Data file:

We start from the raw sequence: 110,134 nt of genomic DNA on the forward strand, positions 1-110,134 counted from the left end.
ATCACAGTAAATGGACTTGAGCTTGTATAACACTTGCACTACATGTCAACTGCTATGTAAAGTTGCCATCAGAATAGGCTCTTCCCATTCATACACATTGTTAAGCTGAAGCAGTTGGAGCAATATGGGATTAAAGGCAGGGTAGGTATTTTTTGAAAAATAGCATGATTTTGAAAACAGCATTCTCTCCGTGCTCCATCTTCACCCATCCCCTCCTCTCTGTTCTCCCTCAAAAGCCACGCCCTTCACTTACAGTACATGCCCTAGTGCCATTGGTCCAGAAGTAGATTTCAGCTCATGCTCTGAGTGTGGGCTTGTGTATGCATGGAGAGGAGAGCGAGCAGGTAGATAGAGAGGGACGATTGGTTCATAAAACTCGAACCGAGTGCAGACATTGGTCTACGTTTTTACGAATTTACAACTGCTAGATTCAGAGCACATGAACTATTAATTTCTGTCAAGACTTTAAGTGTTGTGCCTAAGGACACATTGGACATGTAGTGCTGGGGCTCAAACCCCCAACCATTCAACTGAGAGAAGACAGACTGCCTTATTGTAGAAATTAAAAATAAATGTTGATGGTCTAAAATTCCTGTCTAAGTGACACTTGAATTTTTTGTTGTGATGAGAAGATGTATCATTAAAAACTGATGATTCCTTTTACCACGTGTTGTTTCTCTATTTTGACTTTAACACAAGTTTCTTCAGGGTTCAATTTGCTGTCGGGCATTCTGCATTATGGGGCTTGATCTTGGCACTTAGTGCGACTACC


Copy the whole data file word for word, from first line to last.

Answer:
We start from the raw sequence: 110,134 nt of genomic DNA on the forward strand, positions 1-110,134 counted from the left end.
ATCACAGTAAATGGACTTGAGCTTGTATAACACTTGCACTACATGTCAACTGCTATGTAAAGTTGCCATCAGAATAGGCTCTTCCCATTCATACACATTGTTAAGCTGAAGCAGTTGGAGCAATATGGGATTAAAGGCAGGGTAGGTATTTTTTGAAAAATAGCATGATTTTGAAAACAGCATTCTCTCCGTGCTCCATCTTCACCCATCCCCTCCTCTCTGTTCTCCCTCAAAAGCCACGCCCTTCACTTACAGTACATGCCCTAGTGCCATTGGTCCAGAAGTAGATTTCAGCTCATGCTCTGAGTGTGGGCTTGTGTATGCATGGAGAGGAGAGCGAGCAGGTAGATAGAGAGGGACGATTGGTTCATAAAACTCGAACCGAGTGCAGACATTGGTCTACGTTTTTACGAATTTACAACTGCTAGATTCAGAGCACATGAACTATTAATTTCTGTCAAGACTTTAAGTGTTGTGCCTAAGGACACATTGGACATGTAGTGCTGGGGCTCAAACCCCCAACCATTCAACTGAGAGAAGACAGACTGCCTTATTGTAGAAATTAAAAATAAATGTTGATGGTCTAAAATTCCTGTCTAAGTGACACTTGAATTTTTTGTTGTGATGAGAAGATGTATCATTAAAAACTGATGATTCCTTTTACCACGTGTTGTTTCTCTATTTTGACTTTAACACAAGTTTCTTCAGGGTTCAATTTGCTGTCGGGCATTCTGCATTATGGGGCTTGATCTTGGCACTTAGTGCGACTACC